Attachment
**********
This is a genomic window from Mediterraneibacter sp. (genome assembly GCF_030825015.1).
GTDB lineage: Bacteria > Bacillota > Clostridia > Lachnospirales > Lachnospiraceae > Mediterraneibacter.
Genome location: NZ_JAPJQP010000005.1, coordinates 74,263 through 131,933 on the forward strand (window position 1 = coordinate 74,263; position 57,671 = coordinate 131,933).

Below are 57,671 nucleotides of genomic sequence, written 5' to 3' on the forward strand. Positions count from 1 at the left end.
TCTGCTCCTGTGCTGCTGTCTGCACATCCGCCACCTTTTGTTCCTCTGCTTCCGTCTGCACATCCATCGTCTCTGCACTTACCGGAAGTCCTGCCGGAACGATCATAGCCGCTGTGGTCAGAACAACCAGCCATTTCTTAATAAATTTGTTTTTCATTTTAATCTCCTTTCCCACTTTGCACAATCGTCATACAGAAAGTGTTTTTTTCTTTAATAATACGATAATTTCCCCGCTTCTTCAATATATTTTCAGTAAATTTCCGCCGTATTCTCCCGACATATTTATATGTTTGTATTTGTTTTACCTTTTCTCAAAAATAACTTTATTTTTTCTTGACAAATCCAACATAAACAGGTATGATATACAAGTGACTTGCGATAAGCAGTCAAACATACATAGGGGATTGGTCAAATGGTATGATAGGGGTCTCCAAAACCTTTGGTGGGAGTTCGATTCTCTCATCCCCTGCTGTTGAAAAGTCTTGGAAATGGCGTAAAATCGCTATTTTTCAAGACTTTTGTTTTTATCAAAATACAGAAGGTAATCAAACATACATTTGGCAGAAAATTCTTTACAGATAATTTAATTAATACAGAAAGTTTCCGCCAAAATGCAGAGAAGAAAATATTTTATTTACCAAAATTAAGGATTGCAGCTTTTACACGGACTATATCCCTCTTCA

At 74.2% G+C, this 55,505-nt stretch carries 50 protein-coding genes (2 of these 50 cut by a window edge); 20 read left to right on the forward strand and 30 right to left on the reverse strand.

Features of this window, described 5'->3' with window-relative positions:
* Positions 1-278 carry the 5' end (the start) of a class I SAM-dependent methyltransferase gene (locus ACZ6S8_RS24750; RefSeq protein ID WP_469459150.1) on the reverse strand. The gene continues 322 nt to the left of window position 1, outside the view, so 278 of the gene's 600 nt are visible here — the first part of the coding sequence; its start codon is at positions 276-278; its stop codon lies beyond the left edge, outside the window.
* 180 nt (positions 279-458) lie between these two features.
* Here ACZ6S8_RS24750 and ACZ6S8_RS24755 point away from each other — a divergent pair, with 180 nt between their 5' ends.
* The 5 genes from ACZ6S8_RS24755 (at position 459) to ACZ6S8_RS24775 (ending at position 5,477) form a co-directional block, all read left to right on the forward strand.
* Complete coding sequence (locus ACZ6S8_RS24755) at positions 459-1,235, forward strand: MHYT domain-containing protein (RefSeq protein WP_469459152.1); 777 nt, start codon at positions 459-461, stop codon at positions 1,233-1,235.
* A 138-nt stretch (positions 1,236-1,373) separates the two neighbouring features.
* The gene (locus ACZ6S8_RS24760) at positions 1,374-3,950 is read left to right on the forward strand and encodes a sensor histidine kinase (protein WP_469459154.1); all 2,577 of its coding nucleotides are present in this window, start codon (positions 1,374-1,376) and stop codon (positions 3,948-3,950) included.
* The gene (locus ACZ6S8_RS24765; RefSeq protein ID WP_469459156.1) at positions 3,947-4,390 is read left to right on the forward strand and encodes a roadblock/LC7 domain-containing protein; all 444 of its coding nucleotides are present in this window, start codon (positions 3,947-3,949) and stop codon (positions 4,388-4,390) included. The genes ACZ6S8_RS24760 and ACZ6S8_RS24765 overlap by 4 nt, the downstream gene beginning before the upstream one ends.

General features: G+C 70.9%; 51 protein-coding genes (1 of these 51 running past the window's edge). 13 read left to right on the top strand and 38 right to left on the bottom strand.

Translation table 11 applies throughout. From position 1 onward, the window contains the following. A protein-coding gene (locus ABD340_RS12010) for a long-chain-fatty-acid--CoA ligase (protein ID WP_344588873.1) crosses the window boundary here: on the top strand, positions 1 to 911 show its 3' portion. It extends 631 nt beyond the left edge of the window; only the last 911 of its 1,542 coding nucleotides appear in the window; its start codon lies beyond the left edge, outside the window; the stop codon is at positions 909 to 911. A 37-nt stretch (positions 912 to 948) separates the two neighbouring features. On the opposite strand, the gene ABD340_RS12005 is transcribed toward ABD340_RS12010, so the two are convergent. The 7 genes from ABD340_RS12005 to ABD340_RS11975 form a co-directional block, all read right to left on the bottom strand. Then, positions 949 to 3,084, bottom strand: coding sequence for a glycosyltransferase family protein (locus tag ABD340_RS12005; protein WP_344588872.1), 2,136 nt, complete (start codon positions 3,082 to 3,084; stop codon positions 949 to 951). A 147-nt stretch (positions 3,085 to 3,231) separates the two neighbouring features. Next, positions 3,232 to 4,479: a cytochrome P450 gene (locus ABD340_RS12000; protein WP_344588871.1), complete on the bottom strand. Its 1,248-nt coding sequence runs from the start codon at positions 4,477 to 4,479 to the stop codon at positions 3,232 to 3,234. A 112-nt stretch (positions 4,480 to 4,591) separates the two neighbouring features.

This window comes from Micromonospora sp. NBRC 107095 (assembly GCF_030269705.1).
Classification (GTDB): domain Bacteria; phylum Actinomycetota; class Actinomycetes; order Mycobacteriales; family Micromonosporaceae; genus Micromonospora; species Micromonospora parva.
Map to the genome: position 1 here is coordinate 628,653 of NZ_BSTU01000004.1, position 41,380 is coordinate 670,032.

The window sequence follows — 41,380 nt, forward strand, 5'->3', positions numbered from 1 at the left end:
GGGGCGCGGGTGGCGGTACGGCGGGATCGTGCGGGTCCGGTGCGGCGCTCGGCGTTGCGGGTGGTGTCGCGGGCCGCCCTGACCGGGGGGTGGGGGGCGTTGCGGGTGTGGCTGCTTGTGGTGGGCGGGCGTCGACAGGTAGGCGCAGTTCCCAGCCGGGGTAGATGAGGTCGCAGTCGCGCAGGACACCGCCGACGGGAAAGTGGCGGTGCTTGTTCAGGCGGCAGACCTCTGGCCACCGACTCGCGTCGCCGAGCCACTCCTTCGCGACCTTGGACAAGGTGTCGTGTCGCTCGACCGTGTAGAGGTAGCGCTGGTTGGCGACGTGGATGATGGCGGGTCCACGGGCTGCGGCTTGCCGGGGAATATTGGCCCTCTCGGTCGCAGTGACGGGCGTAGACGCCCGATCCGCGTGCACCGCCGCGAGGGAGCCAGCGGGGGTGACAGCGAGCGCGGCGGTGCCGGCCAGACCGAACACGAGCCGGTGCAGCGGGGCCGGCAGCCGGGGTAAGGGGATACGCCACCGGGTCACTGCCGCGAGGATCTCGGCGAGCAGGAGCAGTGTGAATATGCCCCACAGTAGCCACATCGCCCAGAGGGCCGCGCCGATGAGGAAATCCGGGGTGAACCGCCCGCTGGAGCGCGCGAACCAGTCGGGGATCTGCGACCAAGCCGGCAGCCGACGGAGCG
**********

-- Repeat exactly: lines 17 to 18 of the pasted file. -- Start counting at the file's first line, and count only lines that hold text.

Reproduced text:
Translation table 11 applies throughout. From position 1 onward, the window contains the following. A protein-coding gene (locus ABD340_RS12010) for a long-chain-fatty-acid--CoA ligase (protein ID WP_344588873.1) crosses the window boundary here: on the top strand, positions 1 to 911 show its 3' portion. It extends 631 nt beyond the left edge of the window; only the last 911 of its 1,542 coding nucleotides appear in the window; its start codon lies beyond the left edge, outside the window; the stop codon is at positions 909 to 911. A 37-nt stretch (positions 912 to 948) separates the two neighbouring features. On the opposite strand, the gene ABD340_RS12005 is transcribed toward ABD340_RS12010, so the two are convergent. The 7 genes from ABD340_RS12005 to ABD340_RS11975 form a co-directional block, all read right to left on the bottom strand. Then, positions 949 to 3,084, bottom strand: coding sequence for a glycosyltransferase family protein (locus tag ABD340_RS12005; protein WP_344588872.1), 2,136 nt, complete (start codon positions 3,082 to 3,084; stop codon positions 949 to 951). A 147-nt stretch (positions 3,085 to 3,231) separates the two neighbouring features. Next, positions 3,232 to 4,479: a cytochrome P450 gene (locus ABD340_RS12000; protein WP_344588871.1), complete on the bottom strand. Its 1,248-nt coding sequence runs from the start codon at positions 4,477 to 4,479 to the stop codon at positions 3,232 to 3,234. A 112-nt stretch (positions 4,480 to 4,591) separates the two neighbouring features.

This window comes from Micromonospora sp. NBRC 107095 (assembly GCF_030269705.1).